Separation anxiety is a common complaint among pet owners. When our pets exhibit problematic behaviors after we leave the home, stress, nervousness, or tension are often to blame. In well-adjusted pets, separation anxiety is rarely a problem, but the condition is common among pets who have been rehomed, or experienced psychological trauma, such as abuse or neglect. Anxiety and stress can seem like simple annoyances, but they often indicate a bigger problem, so these behaviors in your pet should not be ignored—especially when they are related to them being left alone. While a longing gaze out the window as you depart is unlikely cause for concern, following are some clues that your pet may be suffering from separation anxiety.

  • Your pet vocalizes excessively — Depending on your pet’s breed and personality, vocalizing can manifest in many ways. While Basset hounds and bloodhounds tend to bay, huskies often have a high-pitched bark, and other dogs howl. Whatever your pet’s preference, vocalizing that becomes extreme or unreasonable when you leave the home  could indicate separation anxiety. You may not always know if your dog barks, bays, or howls after you leave, but your neighbors likely will be quick to inform you—especially if you live in an apartment or condominium. Closing window shades or curtains may help abate the noise if your pet’s behavior is worse if they watch you leave.
  • Your pet is destructive — One of the most commonly reported behaviors related to separation anxiety is destruction of toys, furniture, carpeting, or other items around the home. Whether you’re finding chewed baseboards, torn couch cushions, or garbage strewn about, these behaviors are enough to make any pet owner crazy. While mildly destructive behavior is expected in puppies and kittens who are still learning about acceptable home conduct, destroying property is not normal in properly trained adult pets, and is especially worrisome when accompanied by other anxious behaviors. If your pet is happy to spend time in a crate, play pen, or other small space, you may consider keeping them confined during your time away.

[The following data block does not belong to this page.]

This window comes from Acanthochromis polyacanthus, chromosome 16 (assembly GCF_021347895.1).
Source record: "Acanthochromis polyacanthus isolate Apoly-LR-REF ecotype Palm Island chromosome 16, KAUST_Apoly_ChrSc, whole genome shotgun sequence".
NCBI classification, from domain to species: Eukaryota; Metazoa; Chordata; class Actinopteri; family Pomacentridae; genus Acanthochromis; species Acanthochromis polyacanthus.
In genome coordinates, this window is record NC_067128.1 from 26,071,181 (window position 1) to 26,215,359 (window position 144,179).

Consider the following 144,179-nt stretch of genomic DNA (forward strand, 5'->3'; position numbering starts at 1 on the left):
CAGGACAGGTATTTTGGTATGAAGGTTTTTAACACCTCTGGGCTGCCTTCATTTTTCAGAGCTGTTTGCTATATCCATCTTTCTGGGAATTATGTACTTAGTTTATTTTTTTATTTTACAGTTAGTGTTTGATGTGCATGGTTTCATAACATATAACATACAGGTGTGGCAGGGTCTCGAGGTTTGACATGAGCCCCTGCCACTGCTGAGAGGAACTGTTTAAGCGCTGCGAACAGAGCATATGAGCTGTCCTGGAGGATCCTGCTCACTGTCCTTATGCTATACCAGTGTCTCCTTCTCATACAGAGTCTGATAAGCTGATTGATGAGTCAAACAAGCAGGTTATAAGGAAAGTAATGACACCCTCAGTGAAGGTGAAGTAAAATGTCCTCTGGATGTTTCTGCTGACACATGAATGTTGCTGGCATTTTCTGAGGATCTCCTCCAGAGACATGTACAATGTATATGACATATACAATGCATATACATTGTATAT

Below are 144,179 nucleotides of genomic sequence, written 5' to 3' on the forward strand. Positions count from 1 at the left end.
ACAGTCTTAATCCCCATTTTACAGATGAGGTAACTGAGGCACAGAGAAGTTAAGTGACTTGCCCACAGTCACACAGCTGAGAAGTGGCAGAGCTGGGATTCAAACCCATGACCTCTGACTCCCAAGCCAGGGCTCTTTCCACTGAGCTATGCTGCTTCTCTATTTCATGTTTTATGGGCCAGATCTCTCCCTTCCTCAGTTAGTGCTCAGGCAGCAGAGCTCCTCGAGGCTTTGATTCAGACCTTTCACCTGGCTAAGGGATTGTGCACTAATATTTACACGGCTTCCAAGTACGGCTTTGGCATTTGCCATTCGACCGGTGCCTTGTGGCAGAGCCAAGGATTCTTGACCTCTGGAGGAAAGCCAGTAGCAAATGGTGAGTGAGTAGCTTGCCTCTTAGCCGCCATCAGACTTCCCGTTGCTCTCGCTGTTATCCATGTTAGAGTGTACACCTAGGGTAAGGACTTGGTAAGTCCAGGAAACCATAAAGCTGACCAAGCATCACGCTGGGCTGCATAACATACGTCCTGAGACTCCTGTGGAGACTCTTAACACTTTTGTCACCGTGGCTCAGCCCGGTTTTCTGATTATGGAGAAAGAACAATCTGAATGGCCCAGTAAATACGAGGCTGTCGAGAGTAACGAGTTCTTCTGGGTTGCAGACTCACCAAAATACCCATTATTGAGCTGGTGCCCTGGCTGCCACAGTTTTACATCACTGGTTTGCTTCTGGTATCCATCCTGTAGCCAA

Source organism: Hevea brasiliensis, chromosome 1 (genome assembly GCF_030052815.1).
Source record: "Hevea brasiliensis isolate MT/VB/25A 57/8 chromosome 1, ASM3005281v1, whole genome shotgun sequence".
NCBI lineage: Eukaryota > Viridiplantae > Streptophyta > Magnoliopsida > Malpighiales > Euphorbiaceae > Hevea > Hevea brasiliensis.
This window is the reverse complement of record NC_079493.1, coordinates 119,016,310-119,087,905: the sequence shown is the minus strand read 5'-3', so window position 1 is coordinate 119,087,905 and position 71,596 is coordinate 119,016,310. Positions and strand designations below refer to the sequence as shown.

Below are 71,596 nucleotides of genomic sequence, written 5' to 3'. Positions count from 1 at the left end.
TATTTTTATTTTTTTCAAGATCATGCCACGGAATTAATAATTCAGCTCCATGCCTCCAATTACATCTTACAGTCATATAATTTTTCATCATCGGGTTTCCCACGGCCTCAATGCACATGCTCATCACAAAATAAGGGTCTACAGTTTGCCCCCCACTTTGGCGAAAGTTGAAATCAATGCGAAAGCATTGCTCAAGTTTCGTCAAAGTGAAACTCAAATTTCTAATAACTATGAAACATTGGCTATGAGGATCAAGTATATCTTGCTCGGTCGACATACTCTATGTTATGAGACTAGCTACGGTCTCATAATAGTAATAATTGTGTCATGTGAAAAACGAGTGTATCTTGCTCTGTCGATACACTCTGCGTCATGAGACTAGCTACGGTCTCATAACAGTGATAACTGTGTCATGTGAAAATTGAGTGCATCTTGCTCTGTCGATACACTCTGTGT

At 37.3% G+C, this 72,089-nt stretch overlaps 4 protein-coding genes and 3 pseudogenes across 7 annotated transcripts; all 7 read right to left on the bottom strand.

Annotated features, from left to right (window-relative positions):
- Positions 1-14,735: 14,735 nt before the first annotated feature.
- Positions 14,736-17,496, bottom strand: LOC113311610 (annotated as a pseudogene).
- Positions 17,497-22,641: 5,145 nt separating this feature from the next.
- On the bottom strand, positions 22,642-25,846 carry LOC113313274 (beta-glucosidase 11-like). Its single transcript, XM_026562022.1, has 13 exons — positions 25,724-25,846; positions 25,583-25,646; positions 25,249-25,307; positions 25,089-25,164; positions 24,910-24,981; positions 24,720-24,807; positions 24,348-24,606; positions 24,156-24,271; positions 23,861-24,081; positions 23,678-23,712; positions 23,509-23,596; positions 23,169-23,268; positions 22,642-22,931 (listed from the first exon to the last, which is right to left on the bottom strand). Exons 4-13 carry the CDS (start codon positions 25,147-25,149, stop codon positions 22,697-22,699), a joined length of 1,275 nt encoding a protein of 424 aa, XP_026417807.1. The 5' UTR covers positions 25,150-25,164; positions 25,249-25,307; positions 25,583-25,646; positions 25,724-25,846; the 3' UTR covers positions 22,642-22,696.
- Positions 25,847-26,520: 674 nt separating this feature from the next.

• Your pet tries to escape When pets feel anxious, their fight-or-flight instinct takes over, and they may attempt to flee the home. You may find broken or torn window screens, scratched door frames, or holes under fences or other yard barriers, and you may come home to an empty house, if they escape. To minimize the chances of your pet taking off, ensure that all window casings are secure, and never leave open windows or doors. If possible, leave your pet indoors or, if you must leave them outside, provide a secure enclosure so they cannot escape.
  • Your pet paces, is restless, or self-mutilates — People pace, fidget, and bite their nails when nervous, and anxious pets can exhibit similar actions. You may notice your pet walking from room to room with no apparent purpose, licking themselves repeatedly, or nibbling on their toes. These behaviors aren’t always bothersome, but nervous licking or chewing habits could lead to pesky sores or skin infections. Not sure if your pet is showing signs of restlessness? Try installing a small video camera in your home, focusing on the room where your pet spends most of their time. You may be surprised what your furry friend does when you’re not around.
  • Your pet has urinary or bowel accidents — If you’re noticing foul odors or puddles when you come home, your pet could be dealing with an anxiety-related urine and defecation problem. While we don’t fully understand the etiology of this behavior, some pets, who are already house trained, will regress, and have accidents while the owner is away—and, intentional or not, coming home to feces and urine all over your carpet or flooring is not pleasant. While this behavior can be related to separation anxiety, other medical conditions can also be the cause of accidents in the home, and you should notify our veterinary team. 

Separation anxiety in pets may seem like a nuisance, but this real problem can have substantial consequences. Leaving this condition untreated may lead to worsening behavioral problems, weakened owner-pet relationships, and perhaps relinquishment to the animal shelter.

Helping your pet overcome separation anxiety is not easy, but possible. Conditioning your pet to feel at-ease while home alone is the foundation of managing this condition. Start by offering your pet a long-lasting treat when you leave, so they develop a positive association with your departure. Don’t make a big deal about your exit, but rather slip out quietly. Try to make outings short in the beginning, if possible, while working up to longer trips.

If your pet continues to struggle with separation anxiety, seek help from Kennedy Heights Animals and Bird Hospital. Our veterinary team will help you teach your pet to enjoy—or at least tolerate—being home alone. Contact us to schedule an appointment.